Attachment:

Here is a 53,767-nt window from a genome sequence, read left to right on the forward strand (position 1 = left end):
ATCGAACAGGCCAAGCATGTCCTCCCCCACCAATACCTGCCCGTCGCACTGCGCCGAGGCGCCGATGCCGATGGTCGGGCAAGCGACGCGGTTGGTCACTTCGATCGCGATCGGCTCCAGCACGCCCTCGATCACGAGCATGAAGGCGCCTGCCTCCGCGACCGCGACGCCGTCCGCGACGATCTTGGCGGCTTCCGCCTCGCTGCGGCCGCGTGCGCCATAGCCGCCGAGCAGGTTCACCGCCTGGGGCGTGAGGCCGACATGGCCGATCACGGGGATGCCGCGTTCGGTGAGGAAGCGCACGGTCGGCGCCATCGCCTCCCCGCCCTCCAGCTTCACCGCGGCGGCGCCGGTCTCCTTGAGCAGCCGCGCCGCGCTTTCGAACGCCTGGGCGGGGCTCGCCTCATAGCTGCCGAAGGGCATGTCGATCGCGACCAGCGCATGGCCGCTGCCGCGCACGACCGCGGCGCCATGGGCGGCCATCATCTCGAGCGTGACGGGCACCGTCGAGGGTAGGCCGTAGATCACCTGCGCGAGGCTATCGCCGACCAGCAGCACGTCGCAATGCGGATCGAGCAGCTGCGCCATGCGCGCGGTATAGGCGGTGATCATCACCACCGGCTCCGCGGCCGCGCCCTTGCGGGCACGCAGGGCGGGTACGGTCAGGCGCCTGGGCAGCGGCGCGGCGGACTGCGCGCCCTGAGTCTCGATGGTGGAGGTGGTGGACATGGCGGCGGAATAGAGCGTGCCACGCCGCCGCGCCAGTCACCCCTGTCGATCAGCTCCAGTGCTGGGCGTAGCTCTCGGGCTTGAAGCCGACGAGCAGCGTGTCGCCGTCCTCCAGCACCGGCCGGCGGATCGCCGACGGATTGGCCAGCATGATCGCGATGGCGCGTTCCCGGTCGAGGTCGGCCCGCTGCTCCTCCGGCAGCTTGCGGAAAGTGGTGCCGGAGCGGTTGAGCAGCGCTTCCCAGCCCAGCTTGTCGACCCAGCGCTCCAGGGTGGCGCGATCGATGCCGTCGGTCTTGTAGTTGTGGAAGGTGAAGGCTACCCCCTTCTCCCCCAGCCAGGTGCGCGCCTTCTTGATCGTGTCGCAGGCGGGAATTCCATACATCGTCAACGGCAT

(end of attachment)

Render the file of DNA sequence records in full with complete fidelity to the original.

Here is a 53,767-nt window from a genome sequence, read left to right on the forward strand (position 1 = left end):
ATCGAACAGGCCAAGCATGTCCTCCCCCACCAATACCTGCCCGTCGCACTGCGCCGAGGCGCCGATGCCGATGGTCGGGCAAGCGACGCGGTTGGTCACTTCGATCGCGATCGGCTCCAGCACGCCCTCGATCACGAGCATGAAGGCGCCTGCCTCCGCGACCGCGACGCCGTCCGCGACGATCTTGGCGGCTTCCGCCTCGCTGCGGCCGCGTGCGCCATAGCCGCCGAGCAGGTTCACCGCCTGGGGCGTGAGGCCGACATGGCCGATCACGGGGATGCCGCGTTCGGTGAGGAAGCGCACGGTCGGCGCCATCGCCTCCCCGCCCTCCAGCTTCACCGCGGCGGCGCCGGTCTCCTTGAGCAGCCGCGCCGCGCTTTCGAACGCCTGGGCGGGGCTCGCCTCATAGCTGCCGAAGGGCATGTCGATCGCGACCAGCGCATGGCCGCTGCCGCGCACGACCGCGGCGCCATGGGCGGCCATCATCTCGAGCGTGACGGGCACCGTCGAGGGTAGGCCGTAGATCACCTGCGCGAGGCTATCGCCGACCAGCAGCACGTCGCAATGCGGATCGAGCAGCTGCGCCATGCGCGCGGTATAGGCGGTGATCATCACCACCGGCTCCGCGGCCGCGCCCTTGCGGGCACGCAGGGCGGGTACGGTCAGGCGCCTGGGCAGCGGCGCGGCGGACTGCGCGCCCTGAGTCTCGATGGTGGAGGTGGTGGACATGGCGGCGGAATAGAGCGTGCCACGCCGCCGCGCCAGTCACCCCTGTCGATCAGCTCCAGTGCTGGGCGTAGCTCTCGGGCTTGAAGCCGACGAGCAGCGTGTCGCCGTCCTCCAGCACCGGCCGGCGGATCGCCGACGGATTGGCCAGCATGATCGCGATGGCGCGTTCCCGGTCGAGGTCGGCCCGCTGCTCCTCCGGCAGCTTGCGGAAAGTGGTGCCGGAGCGGTTGAGCAGCGCTTCCCAGCCCAGCTTGTCGACCCAGCGCTCCAGGGTGGCGCGATCGATGCCGTCGGTCTTGTAGTTGTGGAAGGTGAAGGCTACCCCCTTCTCCCCCAGCCAGGTGCGCGCCTTCTTGATCGTGTCGCAGGCGGGAATTCCATACATCGTCAACGGCAT